Paper No. 4
Presentation Time: 8:45 AM
165 KA PALEOTEMPERATURE RECORD FROM FLUID INCLUSIONS, SALAR DE UYUNI, BOLIVIA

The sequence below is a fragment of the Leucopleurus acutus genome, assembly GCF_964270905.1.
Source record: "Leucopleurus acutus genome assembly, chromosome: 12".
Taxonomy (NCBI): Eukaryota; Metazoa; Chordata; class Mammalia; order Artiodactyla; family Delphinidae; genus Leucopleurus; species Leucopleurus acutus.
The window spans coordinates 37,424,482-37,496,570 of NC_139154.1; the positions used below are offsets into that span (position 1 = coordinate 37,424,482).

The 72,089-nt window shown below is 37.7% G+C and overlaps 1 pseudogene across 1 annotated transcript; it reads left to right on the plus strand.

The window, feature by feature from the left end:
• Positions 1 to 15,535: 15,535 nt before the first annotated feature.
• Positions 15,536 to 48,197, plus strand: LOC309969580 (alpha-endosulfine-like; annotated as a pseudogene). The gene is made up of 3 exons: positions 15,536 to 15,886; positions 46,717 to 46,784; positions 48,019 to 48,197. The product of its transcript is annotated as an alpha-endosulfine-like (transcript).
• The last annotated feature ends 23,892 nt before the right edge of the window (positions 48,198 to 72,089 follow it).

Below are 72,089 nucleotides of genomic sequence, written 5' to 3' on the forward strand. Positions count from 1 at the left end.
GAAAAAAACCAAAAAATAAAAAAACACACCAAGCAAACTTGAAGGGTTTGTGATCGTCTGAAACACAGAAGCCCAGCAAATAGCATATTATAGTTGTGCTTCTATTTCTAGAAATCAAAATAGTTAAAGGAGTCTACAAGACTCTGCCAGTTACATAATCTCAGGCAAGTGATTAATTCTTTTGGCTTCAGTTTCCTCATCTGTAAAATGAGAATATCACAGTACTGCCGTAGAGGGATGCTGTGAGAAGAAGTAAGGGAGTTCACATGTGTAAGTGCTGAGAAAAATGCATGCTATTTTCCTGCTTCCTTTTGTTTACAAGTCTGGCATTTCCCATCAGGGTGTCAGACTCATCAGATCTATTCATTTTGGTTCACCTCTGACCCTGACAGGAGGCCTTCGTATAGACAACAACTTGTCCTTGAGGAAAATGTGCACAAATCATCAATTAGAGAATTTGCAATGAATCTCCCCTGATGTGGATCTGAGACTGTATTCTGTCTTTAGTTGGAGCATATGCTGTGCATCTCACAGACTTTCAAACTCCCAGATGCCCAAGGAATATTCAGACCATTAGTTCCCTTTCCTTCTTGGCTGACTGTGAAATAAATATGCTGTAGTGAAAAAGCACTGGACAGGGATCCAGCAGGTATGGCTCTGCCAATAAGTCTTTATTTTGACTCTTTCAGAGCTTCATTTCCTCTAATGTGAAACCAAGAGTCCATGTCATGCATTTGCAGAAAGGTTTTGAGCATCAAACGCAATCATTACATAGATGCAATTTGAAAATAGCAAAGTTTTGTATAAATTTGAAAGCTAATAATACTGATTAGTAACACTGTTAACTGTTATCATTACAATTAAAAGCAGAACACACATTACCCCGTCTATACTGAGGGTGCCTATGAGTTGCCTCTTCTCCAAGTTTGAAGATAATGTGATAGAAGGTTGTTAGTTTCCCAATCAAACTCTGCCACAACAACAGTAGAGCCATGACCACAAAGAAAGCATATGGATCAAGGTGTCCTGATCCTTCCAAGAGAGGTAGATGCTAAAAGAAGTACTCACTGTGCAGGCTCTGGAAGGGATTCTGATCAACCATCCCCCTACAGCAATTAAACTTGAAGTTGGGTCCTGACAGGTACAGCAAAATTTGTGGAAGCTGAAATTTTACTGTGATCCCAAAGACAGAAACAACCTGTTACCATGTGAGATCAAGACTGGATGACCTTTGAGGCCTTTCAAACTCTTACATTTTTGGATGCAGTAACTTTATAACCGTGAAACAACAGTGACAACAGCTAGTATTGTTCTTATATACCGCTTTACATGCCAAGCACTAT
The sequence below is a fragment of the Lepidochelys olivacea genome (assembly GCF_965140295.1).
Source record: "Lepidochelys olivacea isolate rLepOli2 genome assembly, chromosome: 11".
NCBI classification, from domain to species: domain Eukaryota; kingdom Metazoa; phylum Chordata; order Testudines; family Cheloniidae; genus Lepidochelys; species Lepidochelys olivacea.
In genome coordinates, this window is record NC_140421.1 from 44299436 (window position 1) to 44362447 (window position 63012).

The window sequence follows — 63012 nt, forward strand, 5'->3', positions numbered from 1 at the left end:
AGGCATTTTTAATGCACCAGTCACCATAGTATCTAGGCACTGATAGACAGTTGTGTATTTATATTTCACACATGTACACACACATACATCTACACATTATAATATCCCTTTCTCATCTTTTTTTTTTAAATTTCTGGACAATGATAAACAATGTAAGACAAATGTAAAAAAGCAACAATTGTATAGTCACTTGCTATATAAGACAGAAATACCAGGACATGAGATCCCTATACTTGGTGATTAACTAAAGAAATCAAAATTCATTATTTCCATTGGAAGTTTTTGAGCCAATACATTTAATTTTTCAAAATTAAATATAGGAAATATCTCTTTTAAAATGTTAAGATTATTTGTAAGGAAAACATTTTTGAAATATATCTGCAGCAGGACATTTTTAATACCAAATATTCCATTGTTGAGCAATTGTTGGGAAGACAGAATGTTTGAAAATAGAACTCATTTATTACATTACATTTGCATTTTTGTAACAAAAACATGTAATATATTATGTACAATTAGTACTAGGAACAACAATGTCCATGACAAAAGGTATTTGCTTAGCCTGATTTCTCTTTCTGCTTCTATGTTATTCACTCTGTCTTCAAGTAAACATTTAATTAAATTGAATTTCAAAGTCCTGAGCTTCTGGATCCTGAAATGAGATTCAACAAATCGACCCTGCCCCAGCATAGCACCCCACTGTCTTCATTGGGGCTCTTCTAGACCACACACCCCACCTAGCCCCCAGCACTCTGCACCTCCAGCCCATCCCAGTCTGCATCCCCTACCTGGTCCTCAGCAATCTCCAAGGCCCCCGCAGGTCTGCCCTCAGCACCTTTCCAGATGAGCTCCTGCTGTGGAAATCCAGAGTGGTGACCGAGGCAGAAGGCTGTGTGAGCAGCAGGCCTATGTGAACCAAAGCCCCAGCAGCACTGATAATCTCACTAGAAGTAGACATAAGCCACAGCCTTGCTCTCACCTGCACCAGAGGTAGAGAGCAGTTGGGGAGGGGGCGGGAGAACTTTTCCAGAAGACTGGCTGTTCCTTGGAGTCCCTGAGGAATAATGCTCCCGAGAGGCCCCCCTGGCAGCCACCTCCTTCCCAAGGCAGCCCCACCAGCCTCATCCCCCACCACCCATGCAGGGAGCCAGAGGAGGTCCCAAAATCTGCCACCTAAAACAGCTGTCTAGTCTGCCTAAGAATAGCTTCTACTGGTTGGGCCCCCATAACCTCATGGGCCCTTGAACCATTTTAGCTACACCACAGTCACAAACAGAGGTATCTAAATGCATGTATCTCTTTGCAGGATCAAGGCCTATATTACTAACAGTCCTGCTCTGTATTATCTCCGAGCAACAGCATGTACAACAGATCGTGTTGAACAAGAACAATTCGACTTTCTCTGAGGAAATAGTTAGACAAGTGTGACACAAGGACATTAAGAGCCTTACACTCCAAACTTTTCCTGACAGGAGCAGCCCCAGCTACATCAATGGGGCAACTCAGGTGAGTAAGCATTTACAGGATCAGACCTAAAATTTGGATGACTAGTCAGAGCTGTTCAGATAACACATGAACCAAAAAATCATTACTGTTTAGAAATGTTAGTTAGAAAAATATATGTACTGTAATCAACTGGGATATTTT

Salar de Uyuni (20º S, 68º W), a 10,000 km2 salt flat located on the Altiplano of Bolivia, is underlain by hundreds of meters of interbedded salt and mud. Salar de Uyuni was continuously cored and logged to a depth of 220 m in 1999. Twelve 14C and fourteen uranium series dates from the top 100m (~165 ka) of the core provide the chronological framework for a preliminary paleotemperature record, obtained from fluid inclusions in halite. Salt layers in the Uyuni core commonly contain halite that crystallized at the bottom of a perennial saline lake. These halite chevrons contain numerous single-phase brine inclusions that were trapped at the time of crystallization. Cooling of halite chevron crystals in a laboratory freezer causes shrinkage of the enclosed brine inclusions and nucleation of vapor bubbles. Homogenization of these fluid inclusions by microthermometry gives the temperatures of the brines from which the halites precipitated. Fluid inclusion homogenization temperatures from modern halites at Salar de Uyuni compare closely with austral summer air temperatures from a nearby weather station, which verifies that fluid inclusions provide proxy air temperature snapshots. Each stratigraphic interval in the Uyuni core was analyzed for a minimum of 80 fluid inclusions, the number needed for 95% confidence of ±1° C. Fluid inclusion homogenization temperatures from 25 stratigraphic intervals so far analyzed have maximum temperatures of 14° to 32° C and average temperatures of 8° to 13° C, with all measurements near or below the range of modern austral summer air temperatures. Average fluid inclusion homogenization temperatures from Holocene and modern halites are 10° to 13° C. Lower temperatures of halite precipitation at ~28 to 34 ka suggest 2° to 5° C cooler conditions on the Bolivian Altiplano during the last glacial.